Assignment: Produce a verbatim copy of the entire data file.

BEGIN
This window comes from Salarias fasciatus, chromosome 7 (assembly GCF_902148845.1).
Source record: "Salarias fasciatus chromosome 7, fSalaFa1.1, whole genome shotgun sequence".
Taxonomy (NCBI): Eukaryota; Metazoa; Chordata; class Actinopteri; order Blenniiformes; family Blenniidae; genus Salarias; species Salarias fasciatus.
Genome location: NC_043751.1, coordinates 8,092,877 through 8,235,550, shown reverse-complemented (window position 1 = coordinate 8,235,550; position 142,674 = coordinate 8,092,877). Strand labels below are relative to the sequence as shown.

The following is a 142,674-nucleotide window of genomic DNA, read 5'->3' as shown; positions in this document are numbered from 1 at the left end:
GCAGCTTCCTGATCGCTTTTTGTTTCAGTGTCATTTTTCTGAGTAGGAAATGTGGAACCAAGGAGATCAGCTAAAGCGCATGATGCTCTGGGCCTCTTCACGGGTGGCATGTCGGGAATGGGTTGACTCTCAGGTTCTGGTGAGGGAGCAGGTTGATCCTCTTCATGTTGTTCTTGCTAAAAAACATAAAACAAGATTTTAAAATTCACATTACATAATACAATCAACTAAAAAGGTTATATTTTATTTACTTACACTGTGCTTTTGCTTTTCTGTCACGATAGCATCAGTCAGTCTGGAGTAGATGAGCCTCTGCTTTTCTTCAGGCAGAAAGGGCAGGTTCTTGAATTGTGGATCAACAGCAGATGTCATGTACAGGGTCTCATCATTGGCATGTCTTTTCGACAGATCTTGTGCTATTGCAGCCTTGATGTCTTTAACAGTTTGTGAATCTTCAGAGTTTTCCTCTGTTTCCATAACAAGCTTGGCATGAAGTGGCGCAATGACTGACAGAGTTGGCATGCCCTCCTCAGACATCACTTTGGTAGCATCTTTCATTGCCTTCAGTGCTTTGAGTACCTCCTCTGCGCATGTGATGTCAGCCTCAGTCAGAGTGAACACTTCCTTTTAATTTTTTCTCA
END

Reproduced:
This window comes from Salarias fasciatus, chromosome 7 (assembly GCF_902148845.1).
Source record: "Salarias fasciatus chromosome 7, fSalaFa1.1, whole genome shotgun sequence".
Taxonomy (NCBI): Eukaryota; Metazoa; Chordata; class Actinopteri; order Blenniiformes; family Blenniidae; genus Salarias; species Salarias fasciatus.
Genome location: NC_043751.1, coordinates 8,092,877 through 8,235,550, shown reverse-complemented (window position 1 = coordinate 8,235,550; position 142,674 = coordinate 8,092,877). Strand labels below are relative to the sequence as shown.

The following is a 142,674-nucleotide window of genomic DNA, read 5'->3' as shown; positions in this document are numbered from 1 at the left end:
GCAGCTTCCTGATCGCTTTTTGTTTCAGTGTCATTTTTCTGAGTAGGAAATGTGGAACCAAGGAGATCAGCTAAAGCGCATGATGCTCTGGGCCTCTTCACGGGTGGCATGTCGGGAATGGGTTGACTCTCAGGTTCTGGTGAGGGAGCAGGTTGATCCTCTTCATGTTGTTCTTGCTAAAAAACATAAAACAAGATTTTAAAATTCACATTACATAATACAATCAACTAAAAAGGTTATATTTTATTTACTTACACTGTGCTTTTGCTTTTCTGTCACGATAGCATCAGTCAGTCTGGAGTAGATGAGCCTCTGCTTTTCTTCAGGCAGAAAGGGCAGGTTCTTGAATTGTGGATCAACAGCAGATGTCATGTACAGGGTCTCATCATTGGCATGTCTTTTCGACAGATCTTGTGCTATTGCAGCCTTGATGTCTTTAACAGTTTGTGAATCTTCAGAGTTTTCCTCTGTTTCCATAACAAGCTTGGCATGAAGTGGCGCAATGACTGACAGAGTTGGCATGCCCTCCTCAGACATCACTTTGGTAGCATCTTTCATTGCCTTCAGTGCTTTGAGTACCTCCTCTGCGCATGTGATGTCAGCCTCAGTCAGAGTGAACACTTCCTTTTAATTTTTTCTCA